Rising fire danger in Tasmania sees TFS put more resources into uncontrolled Gell River bushfire
Extra helicopters, firefighters and remote area paramedics are being flown in from interstate in preparation for two days of very high fire danger in Tasmania’s south.
- There is a very high fire danger on Friday and Saturday in Tasmania
- Additional firefighting crews are being brought in from NSW
- Crews will be camped on the fire line for rapid response
The massive Gell River bushfire has been burning for about two weeks since being sparked by lightning strikes in the rugged and remote South West Wilderness World Heritage Area.
More than 20,000 hectares of fragile alpine wilderness has been burnt out.
Tasmania Fire Service (TFS) Chief Officer Chris Arnol said hot conditions on Friday and Saturday would bring with them the potential for elevated fire danger in parts of the state.
“[On Friday] we are expecting low relative humidity and high temperatures about parts of the South East and Upper Derwent Valley, which will generate very high fire dangers,” he said.
“Moving into Saturday we expect very high fire dangers to remain in the Midlands and Upper Derwent Valley and extend to the North West and Central North districts.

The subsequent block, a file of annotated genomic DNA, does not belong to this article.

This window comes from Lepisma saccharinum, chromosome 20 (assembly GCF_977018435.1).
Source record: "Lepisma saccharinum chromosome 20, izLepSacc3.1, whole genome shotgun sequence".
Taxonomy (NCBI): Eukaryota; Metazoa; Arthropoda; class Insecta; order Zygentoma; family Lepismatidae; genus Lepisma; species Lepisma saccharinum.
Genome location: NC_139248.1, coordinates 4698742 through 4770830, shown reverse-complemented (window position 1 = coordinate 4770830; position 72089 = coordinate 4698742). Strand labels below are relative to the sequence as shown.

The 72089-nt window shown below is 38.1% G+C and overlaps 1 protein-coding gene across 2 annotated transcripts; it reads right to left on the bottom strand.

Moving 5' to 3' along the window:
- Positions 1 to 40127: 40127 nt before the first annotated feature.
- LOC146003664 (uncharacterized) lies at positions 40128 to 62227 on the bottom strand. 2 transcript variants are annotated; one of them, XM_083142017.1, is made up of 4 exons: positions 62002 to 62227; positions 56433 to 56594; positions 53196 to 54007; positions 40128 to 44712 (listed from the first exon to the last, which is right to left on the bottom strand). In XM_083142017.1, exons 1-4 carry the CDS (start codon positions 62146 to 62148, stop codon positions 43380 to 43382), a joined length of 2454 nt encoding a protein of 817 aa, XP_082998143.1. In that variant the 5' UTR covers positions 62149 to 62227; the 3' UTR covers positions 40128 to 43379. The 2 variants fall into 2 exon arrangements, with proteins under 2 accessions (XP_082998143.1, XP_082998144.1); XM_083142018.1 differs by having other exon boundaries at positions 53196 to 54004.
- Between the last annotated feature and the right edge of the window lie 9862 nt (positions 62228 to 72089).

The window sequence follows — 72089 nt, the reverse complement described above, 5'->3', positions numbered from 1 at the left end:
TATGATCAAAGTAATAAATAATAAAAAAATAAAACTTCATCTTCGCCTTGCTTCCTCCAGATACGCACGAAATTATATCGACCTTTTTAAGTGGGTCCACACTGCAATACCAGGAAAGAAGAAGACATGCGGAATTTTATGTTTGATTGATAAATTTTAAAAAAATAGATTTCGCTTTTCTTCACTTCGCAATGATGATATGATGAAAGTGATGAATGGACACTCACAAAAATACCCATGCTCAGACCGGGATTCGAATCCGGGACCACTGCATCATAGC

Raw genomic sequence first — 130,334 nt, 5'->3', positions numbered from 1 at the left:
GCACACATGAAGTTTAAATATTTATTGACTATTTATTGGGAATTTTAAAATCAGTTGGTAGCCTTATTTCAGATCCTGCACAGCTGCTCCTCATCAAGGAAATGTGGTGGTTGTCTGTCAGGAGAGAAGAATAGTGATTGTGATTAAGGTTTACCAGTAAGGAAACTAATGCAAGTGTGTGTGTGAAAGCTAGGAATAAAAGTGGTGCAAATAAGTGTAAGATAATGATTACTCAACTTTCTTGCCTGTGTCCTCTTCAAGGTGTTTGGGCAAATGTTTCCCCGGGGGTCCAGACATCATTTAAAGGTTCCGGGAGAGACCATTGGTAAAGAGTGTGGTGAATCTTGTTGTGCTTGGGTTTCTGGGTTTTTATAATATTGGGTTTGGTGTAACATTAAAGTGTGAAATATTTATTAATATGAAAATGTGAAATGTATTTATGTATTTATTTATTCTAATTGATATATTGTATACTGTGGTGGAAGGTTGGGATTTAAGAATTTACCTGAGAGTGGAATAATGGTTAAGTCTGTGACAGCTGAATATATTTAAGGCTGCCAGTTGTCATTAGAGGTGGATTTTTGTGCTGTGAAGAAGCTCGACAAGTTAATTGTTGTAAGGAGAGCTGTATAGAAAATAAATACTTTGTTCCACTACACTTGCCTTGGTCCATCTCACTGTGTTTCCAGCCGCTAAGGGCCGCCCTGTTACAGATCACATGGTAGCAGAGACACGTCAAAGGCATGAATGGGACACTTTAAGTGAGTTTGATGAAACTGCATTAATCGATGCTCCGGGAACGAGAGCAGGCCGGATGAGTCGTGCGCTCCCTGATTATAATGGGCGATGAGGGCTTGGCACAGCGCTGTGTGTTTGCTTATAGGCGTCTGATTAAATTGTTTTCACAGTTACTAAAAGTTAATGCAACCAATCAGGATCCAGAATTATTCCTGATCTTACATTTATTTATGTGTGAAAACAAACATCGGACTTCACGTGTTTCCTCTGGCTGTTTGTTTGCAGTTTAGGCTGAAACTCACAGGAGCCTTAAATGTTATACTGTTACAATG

“People in bushfire-prone areas need to understand that under these conditions, fires can start and spread easily.”
Mr Arnol said the TFS would get crews and aircraft in position to respond quickly in the areas most at risk.
“We have requested two additional helicopters from New South Wales to assist with rapid response to bushfires and protect communities,” he said.
“Base camp infrastructure is also on its way to Tasmania from NSW so we can accommodate our local firefighters as close to the fireground as possible.”
Twelve firefighters and two remote area paramedics from New South Wales Rural Fire Service (NSW RFS) with specialised remote area skills will also assist with the response to the Gell River fire in the south-west.
“These self-sufficient crews, called ‘arduous rated remote area firefighters’, will be sent to the wilderness area of the fireground first thing [Friday] morning,” Mr Arnol said.
“Their skills include the ability to camp on the fire line in remote wilderness areas and carry their own firefighting equipment.
“The crew from NSW will complement the work being done by Tasmanian remote area teams from Parks and Wildlife and Tasmania Fire Service. They will be focusing on a specific edge of the fire that suits their skills.”
The firefighters will be in Tasmania for five days, with another group arriving for a second five-day period next week.
The TFS has urged people in the area to stay up to date on fires by proactively checking the TFS website and listening to ABC Local Radio.